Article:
Outfielder’s glove. He’s got one. First baseman’s mitt. He’s got one of those, too.
He even has his very own catcher’s mitt, not to mention a middle-infielder’s glove and one for third base, as well.
They’re not just for show.
Kelly is not just capable of playing all nine positions on the field. He’s one of only 20 major league players since 1901 to have actually done so.
“If the team needs it, I’ll do it,” is Kelly’s motto.
The Marlins signed the 35-year-old jack-of-all-trades to a minor league deal over the winter. But given his versatility and big-league experience, there’s a solid chance he’ll land a bench spot on the Opening Day roster.
“He can do it all,” said Marlins manager Mike Redmond. “He gives you value at different positions.”
Kelly has played all or parts of seven seasons in the majors, including the previous six with the Detroit Tigers. Though he carries a lifetime average of .232, he came up large for the Tigers on two separate occasions in the postseason.
He connected on a solo homer at Yankee Stadium in the deciding Game 5 of the 2011 American League Division Series, giving the Tigers a lead they would not relinquish. And his walk-off sacrifice fly gave Detroit the win in Game 2 of the 2012 ALDS against Oakland.
“I get chills thinking about it right now,” Kelly said. “Those are moments when you’re a kid, in the back yard, just playing around, that you make up in your mind, being up in Yankee Stadium, big game. To be able to come through like that, it’s awesome.”
Kelly’s claim to fame, though, is his versatility. He’s one of only two active players — Jake Elmore of the Tampa Bay Rays is the other — to have played all nine positions at one point during his career.
Kelly came up as a shortstop in the Pirates organization, and that was the first position he played in the majors when he debuted in 2007. But Kelly hasn’t played one game at shortstop since. He’s played everywhere else, though.
“My second full year, I started bouncing around the infield,” he said.
First base. Second and third.
Eventually the Tigers moved him to the outfield, which is the position the Marlins have him listed as on their spring training roster.
Then came 2011. Kelly was brought in to pitch in a blowout loss to the Mets, retiring the only batter he faced, Scott Hairston, on a fly ball. Later in that season, Tigers catcher Victor Martinez was injured in a game and Kelly caught six innings.
“I had so much fun [catching],” he said. “You’re involved in every pitch. You’re thinking along with the pitcher on how you’re trying to attack the hitter.”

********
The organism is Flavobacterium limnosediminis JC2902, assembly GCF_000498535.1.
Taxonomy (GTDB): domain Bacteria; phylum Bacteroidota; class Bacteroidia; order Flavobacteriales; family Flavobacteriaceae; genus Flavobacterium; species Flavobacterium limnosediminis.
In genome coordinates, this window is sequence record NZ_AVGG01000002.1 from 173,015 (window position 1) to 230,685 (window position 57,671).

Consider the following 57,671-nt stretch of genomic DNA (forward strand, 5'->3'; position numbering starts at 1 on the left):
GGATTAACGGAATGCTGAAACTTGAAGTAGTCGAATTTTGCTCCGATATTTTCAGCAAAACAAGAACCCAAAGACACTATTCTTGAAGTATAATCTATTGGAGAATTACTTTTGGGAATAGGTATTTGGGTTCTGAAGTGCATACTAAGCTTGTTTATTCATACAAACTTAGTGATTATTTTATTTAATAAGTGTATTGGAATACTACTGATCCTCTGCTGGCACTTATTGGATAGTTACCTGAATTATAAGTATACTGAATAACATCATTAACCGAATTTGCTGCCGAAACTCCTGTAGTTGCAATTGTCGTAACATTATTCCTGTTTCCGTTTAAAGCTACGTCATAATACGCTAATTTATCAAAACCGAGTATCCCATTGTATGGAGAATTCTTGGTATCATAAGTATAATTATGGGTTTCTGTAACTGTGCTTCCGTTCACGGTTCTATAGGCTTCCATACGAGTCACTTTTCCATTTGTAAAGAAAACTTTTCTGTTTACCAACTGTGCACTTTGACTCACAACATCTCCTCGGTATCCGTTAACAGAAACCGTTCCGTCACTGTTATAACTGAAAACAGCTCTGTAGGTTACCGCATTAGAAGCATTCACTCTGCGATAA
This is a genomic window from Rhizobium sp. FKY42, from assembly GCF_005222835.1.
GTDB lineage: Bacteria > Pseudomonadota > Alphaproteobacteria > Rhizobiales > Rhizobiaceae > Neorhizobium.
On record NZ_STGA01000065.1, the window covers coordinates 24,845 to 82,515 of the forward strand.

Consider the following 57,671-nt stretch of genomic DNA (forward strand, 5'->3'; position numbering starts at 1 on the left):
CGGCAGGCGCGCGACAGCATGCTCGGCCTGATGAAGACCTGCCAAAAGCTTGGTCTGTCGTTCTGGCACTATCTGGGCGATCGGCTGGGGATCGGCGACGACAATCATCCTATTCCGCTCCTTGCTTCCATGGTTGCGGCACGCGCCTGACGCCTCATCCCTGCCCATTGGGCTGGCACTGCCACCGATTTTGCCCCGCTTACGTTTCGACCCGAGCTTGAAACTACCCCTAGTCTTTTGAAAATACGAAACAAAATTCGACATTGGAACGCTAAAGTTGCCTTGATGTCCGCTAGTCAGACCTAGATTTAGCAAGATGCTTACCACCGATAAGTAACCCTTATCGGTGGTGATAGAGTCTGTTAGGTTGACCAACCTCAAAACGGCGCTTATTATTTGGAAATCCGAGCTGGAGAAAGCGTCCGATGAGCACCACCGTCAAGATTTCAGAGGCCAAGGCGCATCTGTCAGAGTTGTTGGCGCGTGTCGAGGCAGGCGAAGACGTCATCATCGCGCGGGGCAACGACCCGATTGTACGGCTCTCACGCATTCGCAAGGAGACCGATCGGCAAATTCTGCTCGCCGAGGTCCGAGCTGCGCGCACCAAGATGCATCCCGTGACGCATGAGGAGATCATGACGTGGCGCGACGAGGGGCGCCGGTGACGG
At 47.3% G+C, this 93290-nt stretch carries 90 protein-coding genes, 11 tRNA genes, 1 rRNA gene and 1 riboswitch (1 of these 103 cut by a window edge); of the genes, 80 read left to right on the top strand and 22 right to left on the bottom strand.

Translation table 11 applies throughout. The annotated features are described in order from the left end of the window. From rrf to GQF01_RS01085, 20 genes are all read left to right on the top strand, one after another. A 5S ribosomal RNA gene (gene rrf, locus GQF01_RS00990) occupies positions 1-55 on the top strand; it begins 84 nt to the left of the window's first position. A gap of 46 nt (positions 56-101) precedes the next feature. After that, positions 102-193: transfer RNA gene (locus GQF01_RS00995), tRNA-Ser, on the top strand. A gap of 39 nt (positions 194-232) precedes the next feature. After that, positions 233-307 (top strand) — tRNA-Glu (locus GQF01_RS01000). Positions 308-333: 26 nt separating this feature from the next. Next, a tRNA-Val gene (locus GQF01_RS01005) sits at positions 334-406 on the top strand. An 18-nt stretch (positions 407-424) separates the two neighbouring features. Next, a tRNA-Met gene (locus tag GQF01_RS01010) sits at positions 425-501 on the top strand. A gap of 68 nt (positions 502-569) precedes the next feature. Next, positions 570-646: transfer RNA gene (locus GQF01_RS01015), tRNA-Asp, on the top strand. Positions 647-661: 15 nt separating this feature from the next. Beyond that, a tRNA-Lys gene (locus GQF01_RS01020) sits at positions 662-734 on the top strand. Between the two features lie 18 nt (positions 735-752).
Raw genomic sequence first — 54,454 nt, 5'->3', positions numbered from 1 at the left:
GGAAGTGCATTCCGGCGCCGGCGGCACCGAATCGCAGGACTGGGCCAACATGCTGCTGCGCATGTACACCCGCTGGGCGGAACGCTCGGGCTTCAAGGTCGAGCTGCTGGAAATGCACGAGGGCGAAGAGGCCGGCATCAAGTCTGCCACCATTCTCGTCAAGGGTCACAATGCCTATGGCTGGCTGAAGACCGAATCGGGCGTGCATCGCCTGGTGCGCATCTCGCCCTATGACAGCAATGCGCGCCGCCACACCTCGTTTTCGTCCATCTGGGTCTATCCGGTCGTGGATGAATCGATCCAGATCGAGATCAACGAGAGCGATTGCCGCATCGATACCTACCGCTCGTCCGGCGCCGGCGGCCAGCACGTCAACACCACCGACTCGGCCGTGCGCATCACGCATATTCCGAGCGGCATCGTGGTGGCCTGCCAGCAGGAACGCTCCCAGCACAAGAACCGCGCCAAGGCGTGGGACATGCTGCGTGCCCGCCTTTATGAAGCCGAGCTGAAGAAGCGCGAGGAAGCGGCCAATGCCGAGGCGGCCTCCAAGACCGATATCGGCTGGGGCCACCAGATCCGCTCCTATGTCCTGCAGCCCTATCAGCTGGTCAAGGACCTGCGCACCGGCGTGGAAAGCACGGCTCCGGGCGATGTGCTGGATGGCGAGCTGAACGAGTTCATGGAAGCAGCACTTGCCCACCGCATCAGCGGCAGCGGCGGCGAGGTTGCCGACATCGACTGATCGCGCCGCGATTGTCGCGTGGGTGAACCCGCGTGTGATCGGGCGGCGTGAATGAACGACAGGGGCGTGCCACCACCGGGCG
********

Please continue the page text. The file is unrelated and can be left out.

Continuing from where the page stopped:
Because he never knows where he might end up playing in any given game, Kelly has a pre-game ritual that prepares him for any eventuality. He starts out in the infield taking ground balls, then moves to an outfield spot to shag fly balls.
Although the Tigers made full use of Kelly, the Marlins — as a National League team — could find him even more valuable.
Kelly also sees the NL as a potential better fit.
LATOS PUSHED BACK
Mat Latos won’t be making his Grapefruit League debut for the Marlins on Monday, as scheduled. Instead, the Marlins have decided to have Latos throw a simulated game Monday against minor-leaguers.
Redmond was somewhat vague, saying Latos was a “little banged up” and the Marlins only want to “ease him into it.” Latos underwent surgery to repair torn cartilage in his left knee on Feb. 14, 2014, and did not make his first start for Cincinnati until mid-June. His season ended in early September due to a bone bruise on his pitching elbow.
Redmond said Latos is not dealing with any arm issues and has done all his bullpen work this spring.
“We just want to make sure he eases into it and make sure he’s healthy for the season — coming off his knee last year,” Redmond said. “He’s fine. We’re just being cautious with him and let him get back on the mound, control how many hitters and how many pitches he throws. He’s getting all his work in.”
Redmond said that if all goes well in the simulated game, “we’re hoping that everything feels good and the next step will be in a regular game.”
David Phelps will now get Monday’s start in Port St. Lucie when the Marlins face the New York Mets.
On another front, Redmond said shortstop Adeiny Hechavarria is dealing with a “tired shoulder” and likely won’t play next until Tuesday.
“We’re just keeping him back for a couple of days,” Redmond said. “It’s like a tired shoulder. We have the time to give him a couple of days off to make sure everything’s fine. He said he could go out and play if we needed him. It’s more important to get him 100 percent, and we have plenty of time to get him the at bats he needs to be ready for Opening Day. He’s just not throwing.”
▪ Making his first spring start on Sunday, Jarred Cosart turned in two sharp innings in the Marlins’ 5-2 loss to the Cardinals. Cosart retired all six batters he faced, striking out two.